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Perceiving the artifact within a virtual museum collection: Cognitive styles and online instructional strategies
DISSERTATION

, University of Virginia, United States

University of Virginia . Awarded

Abstract

This study examines the importance of cognitive style to the instructional strategies used in the design and implementation of online educational materials. The purpose is to determine if a relationship exists between field dependency/field independency and (1) the ability to search and apply primary resource information in an online database, as well as (2) the ability to conceptualize the attributes and historical context of the artifact in a virtual museum collection.

Participants in the study (N = 36) used online instructional materials designed to accommodate their learning styles. Instructional strategies, based on the characteristic traits of the field dependent and field independent learners, were adapted within a treatment design model. This single model incorporated structural features into a three-level framework for the purpose of supporting individual learning. Each level targeted the bipolar learning preferences of this cognitive style.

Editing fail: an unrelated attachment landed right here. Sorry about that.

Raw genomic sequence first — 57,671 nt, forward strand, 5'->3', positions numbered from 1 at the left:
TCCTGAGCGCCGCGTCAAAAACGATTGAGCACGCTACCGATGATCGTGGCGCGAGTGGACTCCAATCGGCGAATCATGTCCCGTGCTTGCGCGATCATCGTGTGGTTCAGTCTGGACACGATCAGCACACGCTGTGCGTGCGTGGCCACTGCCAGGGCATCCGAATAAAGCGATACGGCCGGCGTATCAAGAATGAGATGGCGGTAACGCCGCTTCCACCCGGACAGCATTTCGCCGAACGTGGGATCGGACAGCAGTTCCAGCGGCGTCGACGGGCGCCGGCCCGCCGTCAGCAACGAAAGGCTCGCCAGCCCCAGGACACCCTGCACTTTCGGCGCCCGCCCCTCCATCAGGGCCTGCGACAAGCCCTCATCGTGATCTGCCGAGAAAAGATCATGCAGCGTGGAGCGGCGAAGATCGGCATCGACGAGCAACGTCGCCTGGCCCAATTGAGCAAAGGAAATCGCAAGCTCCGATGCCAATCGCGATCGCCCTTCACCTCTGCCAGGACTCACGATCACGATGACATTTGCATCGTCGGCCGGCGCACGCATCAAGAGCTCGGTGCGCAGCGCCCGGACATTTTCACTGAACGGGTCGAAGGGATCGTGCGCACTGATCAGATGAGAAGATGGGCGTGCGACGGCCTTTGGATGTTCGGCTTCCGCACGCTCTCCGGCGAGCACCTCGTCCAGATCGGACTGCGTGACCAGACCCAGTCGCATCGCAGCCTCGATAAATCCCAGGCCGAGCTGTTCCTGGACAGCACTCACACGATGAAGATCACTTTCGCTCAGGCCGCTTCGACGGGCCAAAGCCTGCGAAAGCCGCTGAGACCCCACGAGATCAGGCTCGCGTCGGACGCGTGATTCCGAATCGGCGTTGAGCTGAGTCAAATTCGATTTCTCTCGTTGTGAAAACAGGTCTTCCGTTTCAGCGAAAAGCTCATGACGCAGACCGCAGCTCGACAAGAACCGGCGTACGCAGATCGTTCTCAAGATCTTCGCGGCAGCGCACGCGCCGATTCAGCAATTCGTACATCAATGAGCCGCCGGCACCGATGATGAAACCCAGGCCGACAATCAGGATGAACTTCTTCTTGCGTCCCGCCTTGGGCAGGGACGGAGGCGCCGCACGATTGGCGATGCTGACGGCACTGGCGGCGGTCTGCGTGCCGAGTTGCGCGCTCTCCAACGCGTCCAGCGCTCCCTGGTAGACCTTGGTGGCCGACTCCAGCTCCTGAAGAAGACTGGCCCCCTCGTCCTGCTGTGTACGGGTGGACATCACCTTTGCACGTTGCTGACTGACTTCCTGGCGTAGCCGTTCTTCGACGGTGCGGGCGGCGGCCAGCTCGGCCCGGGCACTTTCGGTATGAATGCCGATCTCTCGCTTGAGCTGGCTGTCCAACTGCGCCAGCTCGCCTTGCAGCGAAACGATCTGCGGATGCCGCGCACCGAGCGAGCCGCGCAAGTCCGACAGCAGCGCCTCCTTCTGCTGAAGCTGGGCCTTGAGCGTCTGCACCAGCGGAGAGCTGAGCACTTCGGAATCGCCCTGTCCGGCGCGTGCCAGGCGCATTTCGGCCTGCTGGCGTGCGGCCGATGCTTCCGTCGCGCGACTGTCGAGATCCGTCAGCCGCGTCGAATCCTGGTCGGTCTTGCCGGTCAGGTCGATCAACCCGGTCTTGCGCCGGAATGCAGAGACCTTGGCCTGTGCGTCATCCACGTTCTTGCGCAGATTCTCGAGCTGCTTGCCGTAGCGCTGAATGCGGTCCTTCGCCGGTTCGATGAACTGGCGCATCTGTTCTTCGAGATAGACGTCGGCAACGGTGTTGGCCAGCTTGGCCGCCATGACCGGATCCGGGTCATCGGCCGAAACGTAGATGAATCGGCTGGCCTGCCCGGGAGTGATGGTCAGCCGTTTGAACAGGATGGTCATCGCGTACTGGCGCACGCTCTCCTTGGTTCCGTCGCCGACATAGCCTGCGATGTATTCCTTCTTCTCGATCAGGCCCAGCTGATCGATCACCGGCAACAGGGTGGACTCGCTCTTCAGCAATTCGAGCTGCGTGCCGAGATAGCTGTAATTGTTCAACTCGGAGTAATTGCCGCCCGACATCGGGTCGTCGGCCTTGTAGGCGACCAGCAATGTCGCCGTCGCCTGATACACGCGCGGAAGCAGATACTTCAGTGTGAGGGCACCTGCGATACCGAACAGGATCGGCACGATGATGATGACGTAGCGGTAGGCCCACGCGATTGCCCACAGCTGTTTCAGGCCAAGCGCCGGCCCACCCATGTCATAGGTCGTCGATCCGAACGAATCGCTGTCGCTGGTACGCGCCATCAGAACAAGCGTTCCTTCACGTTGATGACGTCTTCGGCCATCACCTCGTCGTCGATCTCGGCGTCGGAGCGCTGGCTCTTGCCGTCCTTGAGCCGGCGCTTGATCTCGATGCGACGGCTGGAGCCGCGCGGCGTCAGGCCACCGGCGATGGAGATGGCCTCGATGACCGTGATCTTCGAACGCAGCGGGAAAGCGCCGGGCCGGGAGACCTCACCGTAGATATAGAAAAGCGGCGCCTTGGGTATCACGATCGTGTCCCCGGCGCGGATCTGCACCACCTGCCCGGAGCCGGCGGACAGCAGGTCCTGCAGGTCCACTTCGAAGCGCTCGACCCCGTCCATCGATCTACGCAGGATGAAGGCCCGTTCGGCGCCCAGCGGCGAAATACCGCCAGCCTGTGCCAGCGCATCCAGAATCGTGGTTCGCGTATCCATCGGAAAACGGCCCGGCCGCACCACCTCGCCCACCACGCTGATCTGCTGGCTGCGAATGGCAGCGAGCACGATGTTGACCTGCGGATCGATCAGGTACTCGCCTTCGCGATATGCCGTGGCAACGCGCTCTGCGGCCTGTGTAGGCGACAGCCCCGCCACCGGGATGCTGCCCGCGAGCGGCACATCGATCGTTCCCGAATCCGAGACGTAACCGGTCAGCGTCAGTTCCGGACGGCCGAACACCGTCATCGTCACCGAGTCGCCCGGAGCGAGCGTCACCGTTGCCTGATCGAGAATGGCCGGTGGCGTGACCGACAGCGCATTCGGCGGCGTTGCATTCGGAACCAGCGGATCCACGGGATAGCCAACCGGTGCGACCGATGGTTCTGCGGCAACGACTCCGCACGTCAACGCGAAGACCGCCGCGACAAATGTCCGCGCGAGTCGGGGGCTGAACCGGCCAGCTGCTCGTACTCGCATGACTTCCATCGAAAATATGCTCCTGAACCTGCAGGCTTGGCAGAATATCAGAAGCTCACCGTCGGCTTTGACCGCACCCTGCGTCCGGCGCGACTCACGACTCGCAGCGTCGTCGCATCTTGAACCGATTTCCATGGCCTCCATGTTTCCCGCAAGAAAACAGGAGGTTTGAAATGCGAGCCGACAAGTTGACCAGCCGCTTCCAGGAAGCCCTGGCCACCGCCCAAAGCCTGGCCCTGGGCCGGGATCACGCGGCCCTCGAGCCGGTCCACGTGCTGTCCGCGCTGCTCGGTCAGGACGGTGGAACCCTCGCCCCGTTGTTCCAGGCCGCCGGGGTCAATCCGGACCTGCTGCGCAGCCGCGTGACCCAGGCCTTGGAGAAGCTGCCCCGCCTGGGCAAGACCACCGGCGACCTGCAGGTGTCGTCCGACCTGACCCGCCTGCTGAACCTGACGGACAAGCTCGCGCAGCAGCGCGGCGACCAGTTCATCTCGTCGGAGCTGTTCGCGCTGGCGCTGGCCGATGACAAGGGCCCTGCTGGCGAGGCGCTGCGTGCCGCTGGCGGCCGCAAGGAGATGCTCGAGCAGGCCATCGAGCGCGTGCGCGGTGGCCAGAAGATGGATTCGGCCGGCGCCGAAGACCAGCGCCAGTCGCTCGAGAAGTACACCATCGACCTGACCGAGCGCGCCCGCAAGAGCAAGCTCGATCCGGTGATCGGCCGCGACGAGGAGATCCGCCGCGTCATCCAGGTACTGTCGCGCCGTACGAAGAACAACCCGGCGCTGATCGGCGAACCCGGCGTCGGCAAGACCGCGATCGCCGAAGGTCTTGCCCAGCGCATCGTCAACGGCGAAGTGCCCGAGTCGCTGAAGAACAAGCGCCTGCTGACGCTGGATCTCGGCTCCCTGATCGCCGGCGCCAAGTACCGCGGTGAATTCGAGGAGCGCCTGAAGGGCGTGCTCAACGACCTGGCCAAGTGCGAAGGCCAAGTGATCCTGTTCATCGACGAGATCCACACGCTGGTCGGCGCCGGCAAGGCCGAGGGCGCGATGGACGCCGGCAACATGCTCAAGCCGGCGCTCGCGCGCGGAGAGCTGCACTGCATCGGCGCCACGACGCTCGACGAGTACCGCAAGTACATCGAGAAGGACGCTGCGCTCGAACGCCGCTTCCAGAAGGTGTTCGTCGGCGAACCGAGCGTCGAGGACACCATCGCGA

Quantitative and qualitative analyses of the data were compared to the characteristic cognitive profiles, instructional strategies based on the profiles, and structure of teaching materials containing strategic design elements for the field dependent and field independent learners. The results of the statistical analyses of the pretest-posttest showed a significant statistical relationship between cognitive style and online learning in a virtual environment using the total participant sample. The results of this study suggest that online materials, based on cognitive profile traits and instructional strategies supporting those traits, can serve to assist both field dependent and field independent learners in achieving success.

Citation

McCarron, K.R. Perceiving the artifact within a virtual museum collection: Cognitive styles and online instructional strategies. Ph.D. thesis, University of Virginia. Retrieved July 29, 2021 from .

This record was imported from ProQuest on October 23, 2013. [Original Record]

Citation reproduced with permission of ProQuest LLC.

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